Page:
I feel the need once again to explain the relationship
between the Rock 'n' Roll Hall of Fame headquartered in New York and the
Rock 'n' Roll Hall of Fame Museum in Cleveland. The New York board that
chooses the inductees has nothing to do with the Cleveland museum. The
museum has no input into the induction process. This information was told
to me directly by the former chairman of the museum himself. In fact, he
had some disparaging words for the NY board. So, once again, do not judge
the museum by the induction process, flawed as it often appears to be.
With that out of the way, let me talk about the museum
in Cleveland. They are obliged to highlight the inductees once they receive
word of who is being added and they do that.
But that is a small portion of the actual museum displays.
Quite simply, the amount of memorabilia, music and information the museum
in Cleveland presents is simply incredible. They are not tied to merely
celebrating those inducted and, instead, present a thorough and detailed
history of rock 'n' roll music's evolution from its earliest roots up to
current times and include the many offshoots of rock 'n' roll that evolved
over the decades. As one of our tour participants astutely noted, the museum
does an excellent job of casting a wide net in presenting the various strands
of rock 'n' roll.
Our tour group spent 7 hours the first day, from opening
to closing, checking out all the displays and exhibits. Sure, you can dash
through the place, quickly covering the 6 floors of amazing stuff to see
and experience, but you'll miss the full experience. There are dozens and
dozens of display cases chockful of memorabilia and information organized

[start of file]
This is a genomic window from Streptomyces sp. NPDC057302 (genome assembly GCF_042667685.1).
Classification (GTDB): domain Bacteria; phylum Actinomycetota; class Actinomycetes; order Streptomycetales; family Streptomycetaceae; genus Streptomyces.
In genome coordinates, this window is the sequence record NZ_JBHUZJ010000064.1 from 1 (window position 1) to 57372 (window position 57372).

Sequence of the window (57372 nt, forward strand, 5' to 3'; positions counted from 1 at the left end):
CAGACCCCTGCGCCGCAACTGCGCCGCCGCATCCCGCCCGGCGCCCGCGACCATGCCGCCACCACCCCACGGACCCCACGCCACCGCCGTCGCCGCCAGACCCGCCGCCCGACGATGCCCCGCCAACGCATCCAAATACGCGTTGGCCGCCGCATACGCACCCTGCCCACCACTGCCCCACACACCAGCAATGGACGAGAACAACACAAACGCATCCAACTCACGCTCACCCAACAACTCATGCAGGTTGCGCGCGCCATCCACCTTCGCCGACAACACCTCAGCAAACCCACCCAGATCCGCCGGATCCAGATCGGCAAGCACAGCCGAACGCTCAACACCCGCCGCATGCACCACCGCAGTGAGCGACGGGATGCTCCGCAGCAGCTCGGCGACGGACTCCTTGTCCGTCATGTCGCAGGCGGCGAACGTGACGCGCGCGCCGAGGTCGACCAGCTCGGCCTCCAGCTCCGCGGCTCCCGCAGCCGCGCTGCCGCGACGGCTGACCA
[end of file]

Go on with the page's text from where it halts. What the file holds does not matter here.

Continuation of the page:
under a specific theme as well as numerous movies and television clips
to see that illuminate the story of rock 'n' roll and its roots. Beyond
those there are three feature movies to see in theatres that are extremely
well-done, the first being highlights of some 38 years of induction ceremonies,
with plenty of humourous moments. There is a film of performance clips
and interviews from 50 years of Dick Clark's American Bandstand that is
an absolute delight to watch. I came away with a whole new appreciation
for Dick Clark after watching him interview a wide range of music personalities.
The third is a documentary on the roots and impact of Elvis Presley.
There is an additional movie that features the entire
Beatles January 1970 rooftop perfromance so close that you want to reach
out and touch each Beatle.
We reserved the second day for seeing exhibits we might
have missed on the first day (and in my case, there were still a couple
of displays I missed checking out the day before) and time for the gigantic
gift shop (you need plenty of time for all the merch they offer).
Added to all this are the half-dozen intercative kiosks
that allow you to listen to the artists who influenced the early roots
of rock 'n' roll, the 500 greatest rock 'n' roll songs of all time (subjective,
of course), One Hit Wonders by alphabetical order, television screens located
throughout the exhibit that present information such as the country, blues
and jazz music influences on rock 'n' roll and protests against rock 'n'
roll music in the 1950s and 1980s (Tipper Gore and warning labels).
There are display cases highlighting artifacts from a
variety of rock 'n' roll music genres such as blues, rockabilly, soul,
R 'n' B, British Invasion, punk, New Wave, Metal, psychedelic, Rap, Country
rock as well as display cases that feature music memorabilia from a number
of key cities. And there are dozens and dozens of vintage and historically-important
music instruments throughout the 6 floors. And don't forget all the cool
clothes/costumes of a wide range of music stars and influential movers
And as if that wasn't enough, they also have a couple
of exhibits that allow you to play along with tracks (guitars, bass, keys
and drums are offered) as well as to jam. You might have caught the videos
of me jamming there.
I am only scratching the surface for what you can expect
to see, do and experience at the Rock 'n' Roll Hall of Fame Museum in Cleveland.
If you are an obsessive rock 'n' roll nut like me or even have just a mild
interest, you don't want to miss the Rock Hall experience. No, I'm not
shilling for my trips through Heartland Travel. Go on your own. If a trip
to the Rock Hall is on your bucket list, don't wait too long. You will
not be disappointed, I promise you.